Here’s something you may not know: Cincinnati can run the ball. Sure, the Bearcats are absolutely a passing team, ranking in the top 20 nationally in passing offense in each of the last three seasons. In fact, last season, they finished No. 6.
With that said, UC can still move the ball on the ground. The team ranked fifth in the AAC in rushing yardage last season (177.92 yards per game). In 2016, the pass will still be the first priority, but having a strong group of running backs will be critical to balancing the offense as well as giving the passing game options out of the backfield. So who should we expect to see out there?
The situation is much less drastic than that at wide receiver, but UC will be replacing its leading rusher from last season. Hosey Williams managed to put together 777 yards and four touchdowns on the ground, while being a minimal producer through the air (six receptions, 37 yards). Williams started in eight games and played in all 13 last year, and recorded 1,570 yards and eight touchdowns during his career with UC, which was shortened by a season-ending injury in 2014.
For the Bearcat backs still on campus, there will be a new man leading the charge from the sidelines. Eddie Gran, the former offensive coordinator and running backs coach for the Bearcats, is now performing those same duties for the Kentucky Wildcats. Gran was replaced, at least as running backs coach, by Ty Linder, who will be serving as special teams coordinator as well.
Williams’ departure is much easier to handle because of the return of Mike Boone and Tion Green, who should form a tandem at running back that few teams can rival.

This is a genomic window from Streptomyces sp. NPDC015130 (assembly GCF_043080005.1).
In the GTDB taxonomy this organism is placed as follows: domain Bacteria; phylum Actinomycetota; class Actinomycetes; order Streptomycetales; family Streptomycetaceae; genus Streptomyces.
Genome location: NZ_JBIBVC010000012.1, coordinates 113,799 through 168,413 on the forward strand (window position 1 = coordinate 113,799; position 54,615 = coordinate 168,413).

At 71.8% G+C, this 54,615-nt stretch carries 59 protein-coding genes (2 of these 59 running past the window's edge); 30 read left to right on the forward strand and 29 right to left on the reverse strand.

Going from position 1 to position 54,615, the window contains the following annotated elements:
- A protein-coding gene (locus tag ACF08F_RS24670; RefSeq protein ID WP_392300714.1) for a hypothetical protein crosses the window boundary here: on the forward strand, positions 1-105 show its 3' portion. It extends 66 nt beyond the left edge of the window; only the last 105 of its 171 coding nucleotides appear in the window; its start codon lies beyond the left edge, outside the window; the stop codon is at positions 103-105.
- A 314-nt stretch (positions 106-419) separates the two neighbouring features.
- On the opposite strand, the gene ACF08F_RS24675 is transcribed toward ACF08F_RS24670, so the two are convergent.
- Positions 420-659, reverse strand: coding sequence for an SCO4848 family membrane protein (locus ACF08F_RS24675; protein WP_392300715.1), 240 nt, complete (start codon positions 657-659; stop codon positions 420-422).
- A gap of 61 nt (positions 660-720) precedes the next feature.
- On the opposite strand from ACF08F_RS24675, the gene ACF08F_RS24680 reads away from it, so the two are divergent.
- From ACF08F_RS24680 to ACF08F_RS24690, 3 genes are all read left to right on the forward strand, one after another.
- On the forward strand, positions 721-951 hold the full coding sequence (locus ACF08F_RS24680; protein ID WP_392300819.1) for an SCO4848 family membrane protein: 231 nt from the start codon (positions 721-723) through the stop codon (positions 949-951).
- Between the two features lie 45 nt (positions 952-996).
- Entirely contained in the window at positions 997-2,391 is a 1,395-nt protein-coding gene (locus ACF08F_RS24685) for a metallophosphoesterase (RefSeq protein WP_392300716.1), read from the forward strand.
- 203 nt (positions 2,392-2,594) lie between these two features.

Of the two, Green is the most experienced, having played in 34 games while amassing 1,329 yards and 17 touchdowns during his career. The senior from Sanford, Florida had 729 yards and eight touchdowns as a runner last season and also contributed 101 yards on 13 receptions, while his 151 carries led the team. In addition, he led the Bearcats in rushing four times, including his effort against USF when he ran for 51 yards and two scores on 10 carries during a game in which the Bearcats averaged just 2.8 yards per attempt.
While Green was a steady force, Boone is the player with the big upside. The junior racked up 749 yards and a team-high nine touchdowns on only 104 attempts in 2015. His average of 7.2 yards per carry jumps off the page not to mention the fact that he led all UC running backs in receptions (15) and receiving yards (108). Boone also helped out on special teams and will likely continue to do so.
Chad Banschbach is another returning player in the backfield, but one who will see much less action than Boone and Green. The junior from Indiana played in eight games last season and rushed for a total of 72 yards on 19 carries. The overwhelming majority of that work came against UCF when he had 75 yards on 18 carries.
Aside from Linder, the coaching staff added Nick Grimes to not only coach tight ends but H-Backs as well. Grimes was an offensive graduate assistant for UC during the last two seasons.
While not strictly newcomers, Taylor Boose and Joshuwa Holloman redshirted in 2015 and will both be competing for some of the playing time Williams left behind. Boose is a three-star prospect from from Virginia. He did a solid job in the spring game, rushing for 34 yards on six carries. However, Holloman, also a three-star prospect, stole the spotlight in that exhibition, tallying 106 yards and two scores on nine attempts.
Deionte Buckley isn’t really new to UC either, having played for the Bearcats in 2012 before transferring to Indiana State. He had the second-most carries in the sporing game (12) and produced 50 yards.
In terms of actual newcomers, three-star recruit Gerrid Doaks and local prospect Hunter Gillespie are true freshmen.